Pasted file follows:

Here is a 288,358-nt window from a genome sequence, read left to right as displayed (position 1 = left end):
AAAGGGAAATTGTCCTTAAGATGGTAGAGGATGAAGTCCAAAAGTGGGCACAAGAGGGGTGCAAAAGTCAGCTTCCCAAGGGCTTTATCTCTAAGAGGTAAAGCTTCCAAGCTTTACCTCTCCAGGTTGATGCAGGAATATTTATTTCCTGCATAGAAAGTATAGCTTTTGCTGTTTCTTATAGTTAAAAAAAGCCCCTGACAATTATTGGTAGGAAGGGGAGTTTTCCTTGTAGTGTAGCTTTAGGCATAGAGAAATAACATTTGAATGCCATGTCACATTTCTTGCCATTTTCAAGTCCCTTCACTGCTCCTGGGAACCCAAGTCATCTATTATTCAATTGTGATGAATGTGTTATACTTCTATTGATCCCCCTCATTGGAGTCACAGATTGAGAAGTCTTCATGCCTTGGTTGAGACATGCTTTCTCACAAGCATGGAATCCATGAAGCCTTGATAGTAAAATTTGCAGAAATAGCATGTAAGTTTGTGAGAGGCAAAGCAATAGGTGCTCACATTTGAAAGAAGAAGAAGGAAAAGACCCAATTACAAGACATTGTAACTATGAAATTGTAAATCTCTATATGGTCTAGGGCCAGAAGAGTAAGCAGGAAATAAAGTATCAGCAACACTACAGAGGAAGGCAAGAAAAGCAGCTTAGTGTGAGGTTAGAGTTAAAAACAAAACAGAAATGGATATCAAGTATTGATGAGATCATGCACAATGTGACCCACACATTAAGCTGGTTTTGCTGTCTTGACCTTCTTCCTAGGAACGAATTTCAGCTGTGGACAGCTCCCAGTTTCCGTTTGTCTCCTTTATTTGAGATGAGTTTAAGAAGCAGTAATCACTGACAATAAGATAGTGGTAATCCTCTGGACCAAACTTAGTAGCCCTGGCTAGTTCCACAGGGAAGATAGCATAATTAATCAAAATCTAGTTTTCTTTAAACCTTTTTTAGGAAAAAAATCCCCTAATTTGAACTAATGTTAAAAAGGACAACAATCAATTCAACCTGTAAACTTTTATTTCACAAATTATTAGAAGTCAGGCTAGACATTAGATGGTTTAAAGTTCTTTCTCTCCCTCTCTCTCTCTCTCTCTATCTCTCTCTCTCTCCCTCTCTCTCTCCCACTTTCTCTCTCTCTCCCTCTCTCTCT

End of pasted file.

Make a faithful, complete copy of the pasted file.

Here is a 288,358-nt window from a genome sequence, read left to right as displayed (position 1 = left end):
AAAGGGAAATTGTCCTTAAGATGGTAGAGGATGAAGTCCAAAAGTGGGCACAAGAGGGGTGCAAAAGTCAGCTTCCCAAGGGCTTTATCTCTAAGAGGTAAAGCTTCCAAGCTTTACCTCTCCAGGTTGATGCAGGAATATTTATTTCCTGCATAGAAAGTATAGCTTTTGCTGTTTCTTATAGTTAAAAAAAGCCCCTGACAATTATTGGTAGGAAGGGGAGTTTTCCTTGTAGTGTAGCTTTAGGCATAGAGAAATAACATTTGAATGCCATGTCACATTTCTTGCCATTTTCAAGTCCCTTCACTGCTCCTGGGAACCCAAGTCATCTATTATTCAATTGTGATGAATGTGTTATACTTCTATTGATCCCCCTCATTGGAGTCACAGATTGAGAAGTCTTCATGCCTTGGTTGAGACATGCTTTCTCACAAGCATGGAATCCATGAAGCCTTGATAGTAAAATTTGCAGAAATAGCATGTAAGTTTGTGAGAGGCAAAGCAATAGGTGCTCACATTTGAAAGAAGAAGAAGGAAAAGACCCAATTACAAGACATTGTAACTATGAAATTGTAAATCTCTATATGGTCTAGGGCCAGAAGAGTAAGCAGGAAATAAAGTATCAGCAACACTACAGAGGAAGGCAAGAAAAGCAGCTTAGTGTGAGGTTAGAGTTAAAAACAAAACAGAAATGGATATCAAGTATTGATGAGATCATGCACAATGTGACCCACACATTAAGCTGGTTTTGCTGTCTTGACCTTCTTCCTAGGAACGAATTTCAGCTGTGGACAGCTCCCAGTTTCCGTTTGTCTCCTTTATTTGAGATGAGTTTAAGAAGCAGTAATCACTGACAATAAGATAGTGGTAATCCTCTGGACCAAACTTAGTAGCCCTGGCTAGTTCCACAGGGAAGATAGCATAATTAATCAAAATCTAGTTTTCTTTAAACCTTTTTTAGGAAAAAAATCCCCTAATTTGAACTAATGTTAAAAAGGACAACAATCAATTCAACCTGTAAACTTTTATTTCACAAATTATTAGAAGTCAGGCTAGACATTAGATGGTTTAAAGTTCTTTCTCTCCCTCTCTCTCTCTCTCTCTATCTCTCTCTCTCTCCCTCTCTCTCTCCCACTTTCTCTCTCTCTCCCTCTCTCTCT